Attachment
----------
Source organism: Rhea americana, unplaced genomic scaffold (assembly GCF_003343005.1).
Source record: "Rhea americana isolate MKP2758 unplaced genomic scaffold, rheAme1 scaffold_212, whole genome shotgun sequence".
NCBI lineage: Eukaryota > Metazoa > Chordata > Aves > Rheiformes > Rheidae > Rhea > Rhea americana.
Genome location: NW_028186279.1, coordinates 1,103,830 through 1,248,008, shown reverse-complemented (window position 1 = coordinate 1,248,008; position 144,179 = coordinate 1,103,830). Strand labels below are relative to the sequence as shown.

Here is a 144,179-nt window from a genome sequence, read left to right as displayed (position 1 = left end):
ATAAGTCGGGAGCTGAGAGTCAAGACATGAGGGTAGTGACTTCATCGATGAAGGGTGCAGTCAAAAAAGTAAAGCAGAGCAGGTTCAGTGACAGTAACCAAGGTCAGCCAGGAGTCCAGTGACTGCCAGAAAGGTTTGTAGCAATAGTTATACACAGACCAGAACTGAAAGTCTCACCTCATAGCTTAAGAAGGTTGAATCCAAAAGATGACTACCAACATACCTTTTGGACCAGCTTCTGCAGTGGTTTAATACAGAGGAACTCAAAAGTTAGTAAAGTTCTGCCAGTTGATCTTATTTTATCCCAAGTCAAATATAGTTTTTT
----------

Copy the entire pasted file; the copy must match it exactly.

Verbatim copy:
Source organism: Rhea americana, unplaced genomic scaffold (assembly GCF_003343005.1).
Source record: "Rhea americana isolate MKP2758 unplaced genomic scaffold, rheAme1 scaffold_212, whole genome shotgun sequence".
NCBI lineage: Eukaryota > Metazoa > Chordata > Aves > Rheiformes > Rheidae > Rhea > Rhea americana.
Genome location: NW_028186279.1, coordinates 1,103,830 through 1,248,008, shown reverse-complemented (window position 1 = coordinate 1,248,008; position 144,179 = coordinate 1,103,830). Strand labels below are relative to the sequence as shown.

Here is a 144,179-nt window from a genome sequence, read left to right as displayed (position 1 = left end):
ATAAGTCGGGAGCTGAGAGTCAAGACATGAGGGTAGTGACTTCATCGATGAAGGGTGCAGTCAAAAAAGTAAAGCAGAGCAGGTTCAGTGACAGTAACCAAGGTCAGCCAGGAGTCCAGTGACTGCCAGAAAGGTTTGTAGCAATAGTTATACACAGACCAGAACTGAAAGTCTCACCTCATAGCTTAAGAAGGTTGAATCCAAAAGATGACTACCAACATACCTTTTGGACCAGCTTCTGCAGTGGTTTAATACAGAGGAACTCAAAAGTTAGTAAAGTTCTGCCAGTTGATCTTATTTTATCCCAAGTCAAATATAGTTTTTT